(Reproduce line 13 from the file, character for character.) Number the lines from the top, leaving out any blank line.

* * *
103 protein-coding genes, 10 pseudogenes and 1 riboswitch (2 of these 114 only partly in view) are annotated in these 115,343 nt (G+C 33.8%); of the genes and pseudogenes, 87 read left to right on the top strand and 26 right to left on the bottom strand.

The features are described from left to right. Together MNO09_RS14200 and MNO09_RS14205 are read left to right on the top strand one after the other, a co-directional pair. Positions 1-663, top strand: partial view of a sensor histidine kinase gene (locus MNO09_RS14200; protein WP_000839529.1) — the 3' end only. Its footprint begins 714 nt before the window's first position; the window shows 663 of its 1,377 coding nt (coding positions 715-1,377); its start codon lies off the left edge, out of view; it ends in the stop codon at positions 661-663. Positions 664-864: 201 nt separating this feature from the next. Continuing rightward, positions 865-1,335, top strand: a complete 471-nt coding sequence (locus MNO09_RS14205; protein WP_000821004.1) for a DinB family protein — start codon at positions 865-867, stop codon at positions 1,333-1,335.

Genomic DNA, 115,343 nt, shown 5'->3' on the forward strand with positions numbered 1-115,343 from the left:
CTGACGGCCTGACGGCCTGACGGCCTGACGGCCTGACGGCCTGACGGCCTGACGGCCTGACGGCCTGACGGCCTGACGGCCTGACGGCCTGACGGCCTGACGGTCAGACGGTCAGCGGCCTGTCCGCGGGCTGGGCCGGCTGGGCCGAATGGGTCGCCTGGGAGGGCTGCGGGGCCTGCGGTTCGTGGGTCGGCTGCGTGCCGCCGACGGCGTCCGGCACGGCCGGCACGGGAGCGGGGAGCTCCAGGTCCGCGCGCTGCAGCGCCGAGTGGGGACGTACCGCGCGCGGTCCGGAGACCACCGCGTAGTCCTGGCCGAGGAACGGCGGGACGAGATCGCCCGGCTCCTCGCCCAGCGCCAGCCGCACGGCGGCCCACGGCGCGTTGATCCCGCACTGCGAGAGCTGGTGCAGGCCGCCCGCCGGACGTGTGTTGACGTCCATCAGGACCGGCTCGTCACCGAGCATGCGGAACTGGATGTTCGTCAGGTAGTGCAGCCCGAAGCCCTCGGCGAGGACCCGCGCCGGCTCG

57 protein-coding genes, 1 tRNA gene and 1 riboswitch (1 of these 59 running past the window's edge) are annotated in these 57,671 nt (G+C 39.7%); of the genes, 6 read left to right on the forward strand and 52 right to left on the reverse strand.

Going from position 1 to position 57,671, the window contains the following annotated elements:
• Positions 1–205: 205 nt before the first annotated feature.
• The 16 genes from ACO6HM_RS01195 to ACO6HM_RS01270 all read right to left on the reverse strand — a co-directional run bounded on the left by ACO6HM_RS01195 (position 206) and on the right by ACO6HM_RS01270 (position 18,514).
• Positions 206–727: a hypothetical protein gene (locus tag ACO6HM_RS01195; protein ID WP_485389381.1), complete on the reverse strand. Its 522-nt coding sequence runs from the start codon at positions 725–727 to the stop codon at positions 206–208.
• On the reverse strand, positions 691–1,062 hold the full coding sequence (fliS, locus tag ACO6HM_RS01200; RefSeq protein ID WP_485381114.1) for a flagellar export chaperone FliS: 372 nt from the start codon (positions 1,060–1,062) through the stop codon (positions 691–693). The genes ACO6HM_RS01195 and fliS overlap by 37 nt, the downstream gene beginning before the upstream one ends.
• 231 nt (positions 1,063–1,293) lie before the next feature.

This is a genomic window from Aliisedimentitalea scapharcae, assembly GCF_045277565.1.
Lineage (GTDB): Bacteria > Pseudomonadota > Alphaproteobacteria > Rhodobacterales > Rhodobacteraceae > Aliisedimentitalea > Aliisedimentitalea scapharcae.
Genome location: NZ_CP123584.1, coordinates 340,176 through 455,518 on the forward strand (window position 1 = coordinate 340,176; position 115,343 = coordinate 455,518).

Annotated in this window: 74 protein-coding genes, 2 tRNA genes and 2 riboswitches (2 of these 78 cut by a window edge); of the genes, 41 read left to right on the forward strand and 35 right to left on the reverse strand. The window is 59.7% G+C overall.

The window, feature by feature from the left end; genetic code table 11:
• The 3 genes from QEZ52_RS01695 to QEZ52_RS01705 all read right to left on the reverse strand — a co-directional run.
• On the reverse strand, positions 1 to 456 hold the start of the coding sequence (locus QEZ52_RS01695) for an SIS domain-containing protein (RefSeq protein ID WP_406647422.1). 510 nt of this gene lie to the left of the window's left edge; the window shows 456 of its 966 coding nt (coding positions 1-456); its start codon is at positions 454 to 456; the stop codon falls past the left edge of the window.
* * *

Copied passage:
Lineage (GTDB): Bacteria > Pseudomonadota > Alphaproteobacteria > Rhodobacterales > Rhodobacteraceae > Aliisedimentitalea > Aliisedimentitalea scapharcae.